The news that had folks throwing up their hands in protest has to do with Evernote employees being able to read your notes. That sounds terrible because nobody wants a faceless individual trawling through their memoirs or grocery lists.
In light of this uproar Evernote chief executive officer, Chris O’Neill has penned a blog post in which he explains the changes more clearly. The CEO admits that the changes were communicated poorly and goes on to say that employees won’t have unfettered access to a user’s account.
“Evernote employees do not view the content of user notes except in very limited cases,” explained O’Neill. “Like other internet companies, we must comply with legal requirements such as responding to a warrant, investigating violations of our Terms of Service such as reports of harmful or illegal content, and troubleshooting at the request of users.”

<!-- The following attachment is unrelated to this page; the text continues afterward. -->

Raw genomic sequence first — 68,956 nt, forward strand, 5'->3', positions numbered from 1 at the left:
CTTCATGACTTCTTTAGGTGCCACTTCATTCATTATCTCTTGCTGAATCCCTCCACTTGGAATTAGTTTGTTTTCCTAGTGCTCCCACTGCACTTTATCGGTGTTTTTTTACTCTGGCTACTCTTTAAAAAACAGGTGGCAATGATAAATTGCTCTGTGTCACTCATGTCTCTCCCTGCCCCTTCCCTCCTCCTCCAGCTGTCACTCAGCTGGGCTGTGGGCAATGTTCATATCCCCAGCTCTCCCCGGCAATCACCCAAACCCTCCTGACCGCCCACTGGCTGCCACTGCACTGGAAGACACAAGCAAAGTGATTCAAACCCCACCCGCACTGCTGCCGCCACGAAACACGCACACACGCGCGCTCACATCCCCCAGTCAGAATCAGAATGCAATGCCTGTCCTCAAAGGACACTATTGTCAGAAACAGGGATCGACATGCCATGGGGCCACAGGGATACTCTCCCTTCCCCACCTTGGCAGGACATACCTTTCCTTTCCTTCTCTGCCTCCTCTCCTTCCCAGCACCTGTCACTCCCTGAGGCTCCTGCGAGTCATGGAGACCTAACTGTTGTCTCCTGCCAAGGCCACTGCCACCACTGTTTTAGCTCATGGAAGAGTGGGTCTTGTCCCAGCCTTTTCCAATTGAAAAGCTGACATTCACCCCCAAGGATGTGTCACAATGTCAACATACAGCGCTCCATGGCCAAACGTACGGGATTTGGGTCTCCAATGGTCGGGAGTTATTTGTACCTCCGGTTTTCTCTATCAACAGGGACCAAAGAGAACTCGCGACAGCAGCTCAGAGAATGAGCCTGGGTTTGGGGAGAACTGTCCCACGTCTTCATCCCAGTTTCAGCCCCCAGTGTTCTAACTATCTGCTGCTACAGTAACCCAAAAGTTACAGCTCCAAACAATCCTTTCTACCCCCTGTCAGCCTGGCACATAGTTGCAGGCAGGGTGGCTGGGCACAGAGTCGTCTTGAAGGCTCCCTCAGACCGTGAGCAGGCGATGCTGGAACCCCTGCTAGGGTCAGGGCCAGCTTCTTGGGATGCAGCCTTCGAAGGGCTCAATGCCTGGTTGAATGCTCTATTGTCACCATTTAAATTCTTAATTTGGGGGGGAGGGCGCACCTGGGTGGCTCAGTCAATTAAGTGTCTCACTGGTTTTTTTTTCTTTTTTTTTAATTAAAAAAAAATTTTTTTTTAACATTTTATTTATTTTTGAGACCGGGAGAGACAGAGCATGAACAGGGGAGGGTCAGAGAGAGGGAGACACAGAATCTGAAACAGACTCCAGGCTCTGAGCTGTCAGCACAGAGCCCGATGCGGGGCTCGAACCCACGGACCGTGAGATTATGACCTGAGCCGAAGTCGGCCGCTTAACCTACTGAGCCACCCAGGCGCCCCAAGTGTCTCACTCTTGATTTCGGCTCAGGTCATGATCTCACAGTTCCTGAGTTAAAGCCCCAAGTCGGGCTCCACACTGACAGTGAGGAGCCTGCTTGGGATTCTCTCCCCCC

The CEO goes onto say that the number of employees that are authorised to access user content is extremely small.
Only if users opt-in to this service will their notes be seen from time to time.
“If you choose to participate in these experimental features, you’ll enjoy a more personalized experience. Select Evernote employees may see random content to ensure the features are working properly but they won’t know who it belongs to. They’ll only see the snippet they’re checking. Not only that, but if a machine identifies any personal information, it will mask it from the employee,” explains the CEO.